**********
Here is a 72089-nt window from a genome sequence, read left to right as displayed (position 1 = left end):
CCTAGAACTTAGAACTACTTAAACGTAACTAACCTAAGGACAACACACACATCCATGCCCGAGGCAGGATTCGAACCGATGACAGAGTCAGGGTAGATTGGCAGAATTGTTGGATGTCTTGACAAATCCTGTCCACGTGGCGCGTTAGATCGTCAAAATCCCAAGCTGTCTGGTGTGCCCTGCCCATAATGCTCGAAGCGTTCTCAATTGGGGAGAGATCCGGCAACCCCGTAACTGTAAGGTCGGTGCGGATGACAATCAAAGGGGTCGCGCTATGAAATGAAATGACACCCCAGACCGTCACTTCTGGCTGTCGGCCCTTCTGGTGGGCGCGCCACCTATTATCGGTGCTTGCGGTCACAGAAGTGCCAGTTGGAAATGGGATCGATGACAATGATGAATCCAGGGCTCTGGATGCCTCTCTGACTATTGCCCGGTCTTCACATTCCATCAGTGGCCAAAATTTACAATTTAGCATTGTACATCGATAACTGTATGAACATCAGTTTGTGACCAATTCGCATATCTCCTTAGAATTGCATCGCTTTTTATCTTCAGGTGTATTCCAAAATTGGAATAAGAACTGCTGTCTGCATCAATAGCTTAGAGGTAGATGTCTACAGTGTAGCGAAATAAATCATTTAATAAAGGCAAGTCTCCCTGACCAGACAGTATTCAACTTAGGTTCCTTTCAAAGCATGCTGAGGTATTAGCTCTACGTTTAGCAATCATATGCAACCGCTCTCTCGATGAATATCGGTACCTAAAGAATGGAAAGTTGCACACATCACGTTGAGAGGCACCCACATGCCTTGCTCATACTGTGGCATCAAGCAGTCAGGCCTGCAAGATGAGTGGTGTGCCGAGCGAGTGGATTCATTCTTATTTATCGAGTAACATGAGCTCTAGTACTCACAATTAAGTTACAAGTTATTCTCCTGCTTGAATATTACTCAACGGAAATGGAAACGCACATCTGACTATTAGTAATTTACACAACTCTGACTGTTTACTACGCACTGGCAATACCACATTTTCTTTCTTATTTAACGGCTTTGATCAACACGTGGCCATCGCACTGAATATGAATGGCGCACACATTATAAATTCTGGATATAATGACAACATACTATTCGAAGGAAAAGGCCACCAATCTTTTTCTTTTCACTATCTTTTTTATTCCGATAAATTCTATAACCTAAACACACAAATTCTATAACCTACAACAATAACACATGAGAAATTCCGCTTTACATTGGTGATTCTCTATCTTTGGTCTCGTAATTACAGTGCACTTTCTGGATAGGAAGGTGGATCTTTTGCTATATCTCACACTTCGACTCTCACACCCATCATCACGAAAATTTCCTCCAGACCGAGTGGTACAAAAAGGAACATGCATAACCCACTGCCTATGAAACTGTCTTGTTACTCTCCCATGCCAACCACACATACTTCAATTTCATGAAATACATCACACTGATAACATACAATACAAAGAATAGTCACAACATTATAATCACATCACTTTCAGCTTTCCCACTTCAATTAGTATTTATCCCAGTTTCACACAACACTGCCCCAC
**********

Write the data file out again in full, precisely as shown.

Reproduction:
Here is a 72089-nt window from a genome sequence, read left to right as displayed (position 1 = left end):
CCTAGAACTTAGAACTACTTAAACGTAACTAACCTAAGGACAACACACACATCCATGCCCGAGGCAGGATTCGAACCGATGACAGAGTCAGGGTAGATTGGCAGAATTGTTGGATGTCTTGACAAATCCTGTCCACGTGGCGCGTTAGATCGTCAAAATCCCAAGCTGTCTGGTGTGCCCTGCCCATAATGCTCGAAGCGTTCTCAATTGGGGAGAGATCCGGCAACCCCGTAACTGTAAGGTCGGTGCGGATGACAATCAAAGGGGTCGCGCTATGAAATGAAATGACACCCCAGACCGTCACTTCTGGCTGTCGGCCCTTCTGGTGGGCGCGCCACCTATTATCGGTGCTTGCGGTCACAGAAGTGCCAGTTGGAAATGGGATCGATGACAATGATGAATCCAGGGCTCTGGATGCCTCTCTGACTATTGCCCGGTCTTCACATTCCATCAGTGGCCAAAATTTACAATTTAGCATTGTACATCGATAACTGTATGAACATCAGTTTGTGACCAATTCGCATATCTCCTTAGAATTGCATCGCTTTTTATCTTCAGGTGTATTCCAAAATTGGAATAAGAACTGCTGTCTGCATCAATAGCTTAGAGGTAGATGTCTACAGTGTAGCGAAATAAATCATTTAATAAAGGCAAGTCTCCCTGACCAGACAGTATTCAACTTAGGTTCCTTTCAAAGCATGCTGAGGTATTAGCTCTACGTTTAGCAATCATATGCAACCGCTCTCTCGATGAATATCGGTACCTAAAGAATGGAAAGTTGCACACATCACGTTGAGAGGCACCCACATGCCTTGCTCATACTGTGGCATCAAGCAGTCAGGCCTGCAAGATGAGTGGTGTGCCGAGCGAGTGGATTCATTCTTATTTATCGAGTAACATGAGCTCTAGTACTCACAATTAAGTTACAAGTTATTCTCCTGCTTGAATATTACTCAACGGAAATGGAAACGCACATCTGACTATTAGTAATTTACACAACTCTGACTGTTTACTACGCACTGGCAATACCACATTTTCTTTCTTATTTAACGGCTTTGATCAACACGTGGCCATCGCACTGAATATGAATGGCGCACACATTATAAATTCTGGATATAATGACAACATACTATTCGAAGGAAAAGGCCACCAATCTTTTTCTTTTCACTATCTTTTTTATTCCGATAAATTCTATAACCTAAACACACAAATTCTATAACCTACAACAATAACACATGAGAAATTCCGCTTTACATTGGTGATTCTCTATCTTTGGTCTCGTAATTACAGTGCACTTTCTGGATAGGAAGGTGGATCTTTTGCTATATCTCACACTTCGACTCTCACACCCATCATCACGAAAATTTCCTCCAGACCGAGTGGTACAAAAAGGAACATGCATAACCCACTGCCTATGAAACTGTCTTGTTACTCTCCCATGCCAACCACACATACTTCAATTTCATGAAATACATCACACTGATAACATACAATACAAAGAATAGTCACAACATTATAATCACATCACTTTCAGCTTTCCCACTTCAATTAGTATTTATCCCAGTTTCACACAACACTGCCCCAC